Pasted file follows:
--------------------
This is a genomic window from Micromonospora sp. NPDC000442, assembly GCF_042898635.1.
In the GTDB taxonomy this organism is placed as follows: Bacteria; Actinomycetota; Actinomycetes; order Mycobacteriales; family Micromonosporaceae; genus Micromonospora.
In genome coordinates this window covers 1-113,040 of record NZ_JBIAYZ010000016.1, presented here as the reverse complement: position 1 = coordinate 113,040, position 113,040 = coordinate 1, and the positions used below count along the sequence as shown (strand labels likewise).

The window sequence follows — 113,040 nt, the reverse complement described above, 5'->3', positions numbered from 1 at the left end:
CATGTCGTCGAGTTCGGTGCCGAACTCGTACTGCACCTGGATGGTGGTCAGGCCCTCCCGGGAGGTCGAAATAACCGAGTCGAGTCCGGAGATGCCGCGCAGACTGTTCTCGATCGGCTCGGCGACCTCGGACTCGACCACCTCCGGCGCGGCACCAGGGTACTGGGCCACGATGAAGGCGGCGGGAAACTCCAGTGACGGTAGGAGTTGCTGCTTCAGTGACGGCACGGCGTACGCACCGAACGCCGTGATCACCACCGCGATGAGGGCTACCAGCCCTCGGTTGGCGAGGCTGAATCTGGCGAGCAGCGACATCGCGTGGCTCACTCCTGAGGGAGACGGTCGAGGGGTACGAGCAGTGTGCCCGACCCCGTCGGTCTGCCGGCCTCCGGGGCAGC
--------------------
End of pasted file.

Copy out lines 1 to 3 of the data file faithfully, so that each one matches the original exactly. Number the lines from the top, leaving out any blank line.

This is a genomic window from Micromonospora sp. NPDC000442, assembly GCF_042898635.1.
In the GTDB taxonomy this organism is placed as follows: Bacteria; Actinomycetota; Actinomycetes; order Mycobacteriales; family Micromonosporaceae; genus Micromonospora.
In genome coordinates this window covers 1-113,040 of record NZ_JBIAYZ010000016.1, presented here as the reverse complement: position 1 = coordinate 113,040, position 113,040 = coordinate 1, and the positions used below count along the sequence as shown (strand labels likewise).